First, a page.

For years people have looked at the sticker price of Macs, compared them to the sticker price of Windows PCs made with lesser components, and sneered about the "Apple Tax". What sticker price sneerers never took into account, though, were the additional benefits that came with the Mac: Free software, lower support costs, AppleCare support, higher resale value, and the list goes on.
IBM, given their scale, can't just worry about sticker price. They have to worry about total cost of ownership (TCO). So, after making Mac an option in their enterprise, what have they found?
According to JAMF:
In 2015, IBM let their employees decide – Windows or Mac. "The goal was to deliver a great employee choice program and strive to achieve the best Mac program," Previn said. An emerging favorite meant the deployment of 30,000 Macs over the course of the year. But that number has grown. With more employees choosing Mac than ever before, the company now has 90,000 deployed (with only five admins supporting them), making it the largest Mac deployment on earth.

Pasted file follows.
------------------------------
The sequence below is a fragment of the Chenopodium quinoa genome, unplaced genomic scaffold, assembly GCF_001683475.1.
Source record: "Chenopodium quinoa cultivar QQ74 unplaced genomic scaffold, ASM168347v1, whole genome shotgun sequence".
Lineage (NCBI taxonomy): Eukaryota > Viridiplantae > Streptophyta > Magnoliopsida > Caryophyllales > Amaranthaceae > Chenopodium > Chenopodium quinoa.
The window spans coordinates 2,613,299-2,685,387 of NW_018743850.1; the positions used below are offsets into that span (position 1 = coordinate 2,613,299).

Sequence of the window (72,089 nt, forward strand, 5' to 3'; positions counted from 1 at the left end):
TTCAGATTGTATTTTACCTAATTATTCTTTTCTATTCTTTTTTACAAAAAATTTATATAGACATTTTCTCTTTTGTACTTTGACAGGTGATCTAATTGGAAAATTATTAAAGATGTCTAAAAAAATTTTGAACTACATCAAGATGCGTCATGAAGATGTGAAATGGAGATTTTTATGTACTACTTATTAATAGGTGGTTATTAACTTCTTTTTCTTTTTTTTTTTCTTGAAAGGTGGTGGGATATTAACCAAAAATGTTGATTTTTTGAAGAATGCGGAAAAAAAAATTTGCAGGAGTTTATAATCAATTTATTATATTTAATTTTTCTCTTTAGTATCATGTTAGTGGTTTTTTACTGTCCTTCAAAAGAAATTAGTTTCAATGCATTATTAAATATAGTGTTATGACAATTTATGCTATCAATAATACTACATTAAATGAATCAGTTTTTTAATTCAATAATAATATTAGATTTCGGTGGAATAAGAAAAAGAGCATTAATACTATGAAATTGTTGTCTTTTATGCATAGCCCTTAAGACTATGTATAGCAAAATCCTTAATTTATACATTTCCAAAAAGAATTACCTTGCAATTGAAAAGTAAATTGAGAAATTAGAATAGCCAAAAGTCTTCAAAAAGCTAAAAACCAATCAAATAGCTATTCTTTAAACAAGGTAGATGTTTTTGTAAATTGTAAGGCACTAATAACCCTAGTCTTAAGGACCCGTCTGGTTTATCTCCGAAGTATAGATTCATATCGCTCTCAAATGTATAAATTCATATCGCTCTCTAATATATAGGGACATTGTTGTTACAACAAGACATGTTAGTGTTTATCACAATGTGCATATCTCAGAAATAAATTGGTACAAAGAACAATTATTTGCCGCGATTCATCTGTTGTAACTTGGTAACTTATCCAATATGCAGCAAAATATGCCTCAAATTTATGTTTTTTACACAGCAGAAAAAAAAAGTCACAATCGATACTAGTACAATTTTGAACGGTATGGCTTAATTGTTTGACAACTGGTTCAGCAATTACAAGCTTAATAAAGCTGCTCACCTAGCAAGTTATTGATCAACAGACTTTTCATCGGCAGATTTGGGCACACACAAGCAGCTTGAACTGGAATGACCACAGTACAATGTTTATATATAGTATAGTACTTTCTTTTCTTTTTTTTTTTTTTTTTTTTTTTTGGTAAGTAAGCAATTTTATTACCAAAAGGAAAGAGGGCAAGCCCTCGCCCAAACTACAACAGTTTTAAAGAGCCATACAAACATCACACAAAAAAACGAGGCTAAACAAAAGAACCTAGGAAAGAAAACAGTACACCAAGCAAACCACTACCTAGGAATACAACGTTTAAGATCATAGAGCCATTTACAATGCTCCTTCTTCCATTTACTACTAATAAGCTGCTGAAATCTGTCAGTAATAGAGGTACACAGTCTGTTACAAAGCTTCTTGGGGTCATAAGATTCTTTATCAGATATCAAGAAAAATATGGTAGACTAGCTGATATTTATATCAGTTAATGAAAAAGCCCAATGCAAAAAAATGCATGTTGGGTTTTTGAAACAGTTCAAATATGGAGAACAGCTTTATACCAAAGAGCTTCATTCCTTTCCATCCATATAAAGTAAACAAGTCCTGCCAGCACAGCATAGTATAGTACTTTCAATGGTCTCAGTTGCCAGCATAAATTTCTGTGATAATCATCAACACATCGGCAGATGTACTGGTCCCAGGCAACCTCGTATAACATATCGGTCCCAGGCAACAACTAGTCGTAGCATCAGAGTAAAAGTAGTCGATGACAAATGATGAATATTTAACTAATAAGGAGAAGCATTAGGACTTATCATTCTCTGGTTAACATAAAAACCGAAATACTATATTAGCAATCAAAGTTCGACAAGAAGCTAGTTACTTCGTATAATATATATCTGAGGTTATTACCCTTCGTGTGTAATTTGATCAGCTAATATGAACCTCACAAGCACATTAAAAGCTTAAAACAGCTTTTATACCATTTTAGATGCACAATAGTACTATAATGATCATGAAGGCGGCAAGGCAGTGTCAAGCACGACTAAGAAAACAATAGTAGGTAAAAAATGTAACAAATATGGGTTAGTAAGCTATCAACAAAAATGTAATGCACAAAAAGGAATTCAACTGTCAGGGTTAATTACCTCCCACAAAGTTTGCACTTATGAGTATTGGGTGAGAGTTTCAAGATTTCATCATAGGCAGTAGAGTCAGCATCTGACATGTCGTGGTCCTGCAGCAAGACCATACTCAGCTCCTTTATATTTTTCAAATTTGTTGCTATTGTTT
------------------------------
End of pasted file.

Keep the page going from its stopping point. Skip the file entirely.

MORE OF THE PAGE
But isn't it expensive, and doesn't it overload IT? No. IBM found that not only do PCs drive twice the amount of support calls, they're also three times more expensive. That's right, depending on the model, IBM is saving anywhere from $273 - $543 per Mac compared to a PC, over a four-year lifespan. "And this reflects the best pricing we've ever gotten from Microsoft," Previn said. Multiply that number by the 100,000+ Macs IBM expects to have deployed by the end of the year, and we're talking some serious savings.
Needless to say, the employees at IBM got it right. And with 73% of them saying they want their next computer to be a Mac, the success will only increase with time.
Only 3.5% of Mac users are calling the help desk vs. 25% of PC users. That's tremendous.
Back when I worked as a designer in enterprise, I got a new high-end Dell laptop every year, complete with on-site service. It broke down regularly, the chassis cracked, and the last one, which ran Vista, booted up saying there were no drivers to support the graphics card it shipped with.
Eventually, the IT department told me to "just get a Mac". I did. A MacBook Pro. It lasted me three years and then went to someone else and lasted three more, and in that time zero support calls were needed.
That's anecdotal, of course, but IBM is data. And it's something everyone should consider before buying their next computer.
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